Human mobility data is a crucial resource for urban mobility applications, such as city planning, traffic modeling, routing applications, or mobility services. Mobility data can bring valuable benefits, but it does not come without personal reference. The implementation of measures such as anonymization is thus needed to protect individuals' privacy. Naturally, a trade-off between privacy and utility arises as such techniques decrease the data’s utility which potentially limits its use.
This work aims to identify, explore implement and evaluate privacy-preserving techniques for mobility data and their impact on the usability in real-world use cases and datasets. Practitioners will likely only adopt such methods if these do not highly impair practical usage. Also, methods need to be made understandable and they need to be easy to implement by the users in practice. Even though large tech companies, such as Apple, Google, and Microsoft already make use of privacy methods with differential privacy guarantees, there is still a gap between state-of-the-art privacy methods and common practices within the majority of companies.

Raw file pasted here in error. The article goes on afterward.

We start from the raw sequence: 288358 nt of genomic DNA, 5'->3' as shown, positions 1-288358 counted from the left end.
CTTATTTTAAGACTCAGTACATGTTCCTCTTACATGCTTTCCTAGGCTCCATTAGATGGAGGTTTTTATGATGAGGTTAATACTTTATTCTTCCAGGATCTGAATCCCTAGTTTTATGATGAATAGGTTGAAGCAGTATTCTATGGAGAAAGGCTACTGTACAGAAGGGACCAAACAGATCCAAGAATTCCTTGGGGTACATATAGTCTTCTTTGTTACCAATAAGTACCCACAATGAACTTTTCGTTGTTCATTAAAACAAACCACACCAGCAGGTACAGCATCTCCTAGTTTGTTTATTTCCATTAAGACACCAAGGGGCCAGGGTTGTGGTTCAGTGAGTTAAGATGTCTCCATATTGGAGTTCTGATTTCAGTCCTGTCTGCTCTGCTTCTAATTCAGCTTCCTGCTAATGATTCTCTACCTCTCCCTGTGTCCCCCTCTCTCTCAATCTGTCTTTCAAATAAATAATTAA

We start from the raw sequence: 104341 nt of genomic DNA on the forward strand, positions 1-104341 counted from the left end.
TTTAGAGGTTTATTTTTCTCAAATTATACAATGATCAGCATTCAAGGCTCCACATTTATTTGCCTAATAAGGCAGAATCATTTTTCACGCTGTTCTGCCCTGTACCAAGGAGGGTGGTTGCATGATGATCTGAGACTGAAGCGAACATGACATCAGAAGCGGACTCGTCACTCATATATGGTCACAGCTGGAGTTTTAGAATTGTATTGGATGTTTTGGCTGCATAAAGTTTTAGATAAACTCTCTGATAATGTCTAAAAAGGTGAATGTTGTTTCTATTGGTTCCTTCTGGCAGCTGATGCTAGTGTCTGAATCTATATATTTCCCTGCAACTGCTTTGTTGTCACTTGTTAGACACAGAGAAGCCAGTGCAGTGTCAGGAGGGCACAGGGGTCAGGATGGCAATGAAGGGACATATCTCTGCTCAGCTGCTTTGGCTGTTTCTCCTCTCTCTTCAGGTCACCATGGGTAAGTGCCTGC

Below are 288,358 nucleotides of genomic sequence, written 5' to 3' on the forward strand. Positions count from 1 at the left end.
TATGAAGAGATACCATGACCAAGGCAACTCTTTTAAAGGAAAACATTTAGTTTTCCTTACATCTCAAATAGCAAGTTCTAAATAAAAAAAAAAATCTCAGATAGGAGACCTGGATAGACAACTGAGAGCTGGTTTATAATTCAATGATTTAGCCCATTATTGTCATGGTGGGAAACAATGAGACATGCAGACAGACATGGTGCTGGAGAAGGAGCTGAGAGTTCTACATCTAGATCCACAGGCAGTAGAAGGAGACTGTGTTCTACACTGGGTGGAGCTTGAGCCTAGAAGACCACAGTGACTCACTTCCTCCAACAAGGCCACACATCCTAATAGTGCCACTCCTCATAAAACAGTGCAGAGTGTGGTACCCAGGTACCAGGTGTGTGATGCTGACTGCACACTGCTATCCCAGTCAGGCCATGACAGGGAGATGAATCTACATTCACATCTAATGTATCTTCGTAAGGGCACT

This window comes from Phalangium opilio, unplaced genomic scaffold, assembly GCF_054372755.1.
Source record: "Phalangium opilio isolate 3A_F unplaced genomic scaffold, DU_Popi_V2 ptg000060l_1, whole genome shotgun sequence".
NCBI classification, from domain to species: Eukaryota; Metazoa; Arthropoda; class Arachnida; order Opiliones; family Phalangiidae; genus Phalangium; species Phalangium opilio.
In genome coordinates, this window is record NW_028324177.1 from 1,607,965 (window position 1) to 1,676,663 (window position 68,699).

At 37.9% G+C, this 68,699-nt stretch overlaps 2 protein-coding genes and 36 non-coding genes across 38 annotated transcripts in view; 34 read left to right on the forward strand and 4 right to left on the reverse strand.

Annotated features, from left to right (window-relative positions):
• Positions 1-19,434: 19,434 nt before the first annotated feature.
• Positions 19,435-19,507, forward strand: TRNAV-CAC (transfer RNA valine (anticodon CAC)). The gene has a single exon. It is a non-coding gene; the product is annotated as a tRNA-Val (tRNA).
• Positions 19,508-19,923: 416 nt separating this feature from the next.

As the impact on applications’ utility stays unclear, practitioners hesitate to implement such methods. This calls for a set of comprehensible utility metrics that quantify the impact on the utility and make different methods easily comparable. Also, academic research often lacks usable implementations for its theoretical solutions that allow easy reuse of the proposed methods. Lacking resources are therefore another hurdle, as the implementation of complex privacy-preserving methods needs time and expertise.
With this work, I want to contribute to the practical applicability of suitable privacy methods for human mobility data according to state-of-the-art privacy research.